This ain’t your parent’s skate rink
Skate Ignatius Skatepark commemorates first anniversary with hot dogs, competition and good time
By B.L. Azure
ST. IGNATIUS — Saturday was a good day to skate. And what better place to skate than the Skate Ignatius Skatepark, nestled beneath the world-class beauty of the majestic Mission Mountains. And if a reason was needed it just so happened that the skate park was celebrating its first year on the planet last Saturday. Perfect, like the weather – not too hot, not too cool but just right. Mix in hundreds of folks of all ages, many with skateboard fever, throw in some hot dogs, chips and sodas, and some skateboard competition with prizes and it was a recipe for fun under the Big Sky sun. All that tickled the tickly spots of the event organizers.
“The turnout has exceeded my expectations,” said Kristie Nerby, Skate Ignatius Skatepark spokesperson. She estimated more than 350 people attended the event. “We have a great crowd, great weather, amazing volunteers and top notch skaters for our first birthday skate competition. There is a large amount of participation in the competition and this (public turnout) is great support for our skate park project.”
Skate Ignatius Skatepark is currently raising funds to complete the second phase of the 17,000 square-foot skate park. Phase 1 is the existing 7,000 square-foot section and phase 2 will add another 10,000 square feet to the skate park.
“We are presently raising funds for the second phase,” Nerby said, adding that time and familial duties have handcuffed her a bit. The Skate Ignatius Skatepark project currently has a $90,000 grant request pending with the Montana Tourism Department. “The only thing hard about this is trying to find the time needed to do everything that needs to be done to get phase 2 completed. The first phase came together so fast it was like a miracle and miracles don’t happen; often that’s why they’re miracles.”
A miracle of sorts – Jeff Ament – was on hand Saturday with gifts, prizes and encouragement for the skating competitors and non-competitive skaters. Montana homeboy Ament from Big Sandy is the bass guitar player for the rock group Pearl Jam. He is also a skateboard enthusiast and served as a judge in the skateboard competition. Ament, who currently resides in Missoula, also donated a large sum of money for phase 1 of the Skate Ignatius Skatepark project. He has also donated time and money to other Montana skate parks.
Ament has come St. Ignatius a half dozen times in the last year to skate at Skate Ignatius Skatepark. “I had a blast today,” Ament said Saturday, adding that his friends in the skateboarding industry have helped him with skate competition prizes and with merchandise giveaways for the Skate Ignatius Skatepark Skate Jam.
Wounded Knee Skateboards of New York City donated skateboards given as prizes in skating competition. The company CEO Jim Murphy, an American Indian from New York, is working with Ament to build a skate park on the Pine Ridge Indian Reservation in South Dakota.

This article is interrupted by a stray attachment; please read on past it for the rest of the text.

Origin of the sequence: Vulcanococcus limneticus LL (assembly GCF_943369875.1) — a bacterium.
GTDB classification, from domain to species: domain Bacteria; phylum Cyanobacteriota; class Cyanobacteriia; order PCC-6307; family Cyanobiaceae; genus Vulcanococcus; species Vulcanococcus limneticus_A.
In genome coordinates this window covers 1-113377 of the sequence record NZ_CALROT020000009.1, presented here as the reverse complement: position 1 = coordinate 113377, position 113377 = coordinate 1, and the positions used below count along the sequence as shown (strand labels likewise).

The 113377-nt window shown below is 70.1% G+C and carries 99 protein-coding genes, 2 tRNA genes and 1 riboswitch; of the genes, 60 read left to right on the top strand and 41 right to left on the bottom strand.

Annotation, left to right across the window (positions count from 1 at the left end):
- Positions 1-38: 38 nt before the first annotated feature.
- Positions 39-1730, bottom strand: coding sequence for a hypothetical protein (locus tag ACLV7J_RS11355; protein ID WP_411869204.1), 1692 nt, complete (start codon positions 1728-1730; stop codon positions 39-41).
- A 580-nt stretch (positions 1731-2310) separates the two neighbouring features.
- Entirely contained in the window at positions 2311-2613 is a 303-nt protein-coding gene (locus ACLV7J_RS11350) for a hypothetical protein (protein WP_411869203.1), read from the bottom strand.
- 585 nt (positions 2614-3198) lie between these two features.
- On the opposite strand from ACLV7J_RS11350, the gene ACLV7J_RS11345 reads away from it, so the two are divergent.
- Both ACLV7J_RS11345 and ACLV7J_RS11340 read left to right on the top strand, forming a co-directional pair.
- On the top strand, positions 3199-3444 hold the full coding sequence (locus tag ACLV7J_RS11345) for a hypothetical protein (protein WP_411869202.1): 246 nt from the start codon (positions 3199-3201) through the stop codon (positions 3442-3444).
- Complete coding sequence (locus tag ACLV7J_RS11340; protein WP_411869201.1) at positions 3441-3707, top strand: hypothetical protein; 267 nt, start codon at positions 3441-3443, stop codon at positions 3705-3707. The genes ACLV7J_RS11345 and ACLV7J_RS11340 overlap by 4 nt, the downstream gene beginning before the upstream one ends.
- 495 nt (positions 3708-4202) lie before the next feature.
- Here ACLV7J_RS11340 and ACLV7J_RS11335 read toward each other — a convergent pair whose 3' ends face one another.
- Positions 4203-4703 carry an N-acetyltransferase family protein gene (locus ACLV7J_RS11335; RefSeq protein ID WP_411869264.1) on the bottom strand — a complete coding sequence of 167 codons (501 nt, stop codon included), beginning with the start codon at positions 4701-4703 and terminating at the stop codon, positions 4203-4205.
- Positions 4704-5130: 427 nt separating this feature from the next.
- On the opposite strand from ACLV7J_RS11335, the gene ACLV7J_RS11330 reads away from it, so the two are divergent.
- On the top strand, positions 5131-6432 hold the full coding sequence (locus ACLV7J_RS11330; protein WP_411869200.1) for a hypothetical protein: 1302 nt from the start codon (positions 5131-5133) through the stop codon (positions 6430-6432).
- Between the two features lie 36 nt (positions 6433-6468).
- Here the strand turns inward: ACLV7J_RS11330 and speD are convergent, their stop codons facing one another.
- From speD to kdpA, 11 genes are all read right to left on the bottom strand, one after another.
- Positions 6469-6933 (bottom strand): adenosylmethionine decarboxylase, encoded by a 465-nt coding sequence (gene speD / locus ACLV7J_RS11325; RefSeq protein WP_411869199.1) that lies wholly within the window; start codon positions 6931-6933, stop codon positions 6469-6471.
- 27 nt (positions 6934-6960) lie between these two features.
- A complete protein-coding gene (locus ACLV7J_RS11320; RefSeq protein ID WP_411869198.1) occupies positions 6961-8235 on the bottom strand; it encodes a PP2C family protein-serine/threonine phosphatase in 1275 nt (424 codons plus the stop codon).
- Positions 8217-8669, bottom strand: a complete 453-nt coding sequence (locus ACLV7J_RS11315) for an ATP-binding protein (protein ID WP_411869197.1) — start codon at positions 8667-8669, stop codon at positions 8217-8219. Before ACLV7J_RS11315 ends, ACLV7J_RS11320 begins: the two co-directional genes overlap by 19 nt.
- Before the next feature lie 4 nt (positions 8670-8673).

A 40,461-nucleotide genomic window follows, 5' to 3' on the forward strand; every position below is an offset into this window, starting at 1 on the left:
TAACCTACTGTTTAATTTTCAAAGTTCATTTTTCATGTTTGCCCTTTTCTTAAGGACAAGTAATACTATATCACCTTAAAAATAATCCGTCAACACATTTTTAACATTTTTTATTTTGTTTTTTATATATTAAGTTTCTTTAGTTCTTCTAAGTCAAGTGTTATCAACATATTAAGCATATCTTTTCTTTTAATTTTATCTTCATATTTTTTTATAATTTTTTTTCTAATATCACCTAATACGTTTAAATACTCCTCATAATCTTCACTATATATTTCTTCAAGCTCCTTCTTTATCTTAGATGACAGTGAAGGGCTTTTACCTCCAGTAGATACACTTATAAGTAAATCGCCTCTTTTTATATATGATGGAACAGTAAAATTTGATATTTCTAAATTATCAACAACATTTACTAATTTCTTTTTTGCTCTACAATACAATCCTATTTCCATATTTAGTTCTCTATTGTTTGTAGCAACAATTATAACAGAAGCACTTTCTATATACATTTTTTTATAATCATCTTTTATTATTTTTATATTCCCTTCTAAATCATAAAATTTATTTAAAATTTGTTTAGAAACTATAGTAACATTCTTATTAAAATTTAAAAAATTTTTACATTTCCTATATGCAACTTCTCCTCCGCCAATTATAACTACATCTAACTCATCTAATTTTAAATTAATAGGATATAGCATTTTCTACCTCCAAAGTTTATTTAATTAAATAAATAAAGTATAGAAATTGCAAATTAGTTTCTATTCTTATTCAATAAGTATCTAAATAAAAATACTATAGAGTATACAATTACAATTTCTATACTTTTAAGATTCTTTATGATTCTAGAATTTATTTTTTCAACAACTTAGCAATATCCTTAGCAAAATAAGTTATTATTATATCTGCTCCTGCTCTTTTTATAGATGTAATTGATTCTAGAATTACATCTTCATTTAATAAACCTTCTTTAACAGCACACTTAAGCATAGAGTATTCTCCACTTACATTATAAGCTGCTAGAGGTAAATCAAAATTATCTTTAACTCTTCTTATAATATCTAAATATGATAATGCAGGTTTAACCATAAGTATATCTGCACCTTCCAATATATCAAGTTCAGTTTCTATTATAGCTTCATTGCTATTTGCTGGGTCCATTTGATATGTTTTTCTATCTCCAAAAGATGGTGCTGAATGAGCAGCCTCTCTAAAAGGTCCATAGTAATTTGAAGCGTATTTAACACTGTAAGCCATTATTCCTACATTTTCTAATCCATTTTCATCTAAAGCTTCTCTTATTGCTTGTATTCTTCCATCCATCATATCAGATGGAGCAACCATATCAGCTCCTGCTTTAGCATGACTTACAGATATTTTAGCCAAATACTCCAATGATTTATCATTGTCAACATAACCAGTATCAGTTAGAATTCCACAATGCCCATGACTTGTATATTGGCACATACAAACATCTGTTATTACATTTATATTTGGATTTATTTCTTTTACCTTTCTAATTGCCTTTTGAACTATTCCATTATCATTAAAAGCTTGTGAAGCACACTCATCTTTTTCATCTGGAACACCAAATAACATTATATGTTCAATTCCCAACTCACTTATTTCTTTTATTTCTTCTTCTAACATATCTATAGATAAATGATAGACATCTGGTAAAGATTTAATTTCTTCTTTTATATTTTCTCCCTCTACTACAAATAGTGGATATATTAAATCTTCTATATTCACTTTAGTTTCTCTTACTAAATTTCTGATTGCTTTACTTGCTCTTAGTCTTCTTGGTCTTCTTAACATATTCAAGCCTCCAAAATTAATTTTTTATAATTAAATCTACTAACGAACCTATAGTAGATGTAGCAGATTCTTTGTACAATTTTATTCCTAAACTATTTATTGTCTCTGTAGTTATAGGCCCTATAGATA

Ament said he would like to see phase 2 completed by next summer.
Once phase 2 is completed it is very possible that the All-Nations Skate Jam could be scheduled at Skate Ignatius. The All-Nations Skate Jam is the largest all-Indian skateboard competitive gathering in America and Ament said it would be a good fit for the Skate Ignatius Skatepark. “We would like to get it here,” Ament said. “Maybe when they get phase 2 done we could get it here. I sure would like to get it here.”
And so would Nerby. “More and more skateboard competition is coming into Indian Country,” she said. “There are opportunities like the All-Nations Skate Jam waiting for us out there.”
Ament, who played football and basketball at Big Sandy High School, said he has been skateboarding since the late-1970s. “When I was around 13 I visited my cousins in California. Skateboarding was big there. That was in 1977,” Ament said. “When I got back to Big Sandy I built a ramp on our farm and have been skating since. This is a whole other side of life for me.”
He said skateboarding and skaters have heretofore gotten an undeserved bad rap. However skateboarding provides a good positive athletic outlet for youth who may not get involved in team or school sanctioned sports.
“Some people see this as negative but it is 100 percent positive,” he said. “A lot of kids aren’t going to become involved in team sports. Skating is a place for those kids. A skate park like this gives those kids a place to come to be involved positively in a fun activity. Kids need an outlet, a way to expend pent up energy. If that is not football or basketball then skateboarding is another way to get that energy out.”
Ament said that in the year that he has been coming to Skate Ignatius Skatepark he has noticed how the local skaters have improved. “There are six to 10 kids here that can skate (competitively) anywhere,” Ament said. “There are at least six or seven world class skate parks in western Montana that are attracting and creating a lot of good skaters. What you have here in St. Ignatius is incredible. There are more people here today than there were at the Missoula Skate Jam a few weeks back. On the way up I thought that I might have too many prizes but this turnout is incredible. What Kristie, Bruce and everyone else has done here is incredible.”
For more information on Skate Ignatius Skatepark project, call Kristie Nerby at 745-4888 or 546-5936.
Original story with images here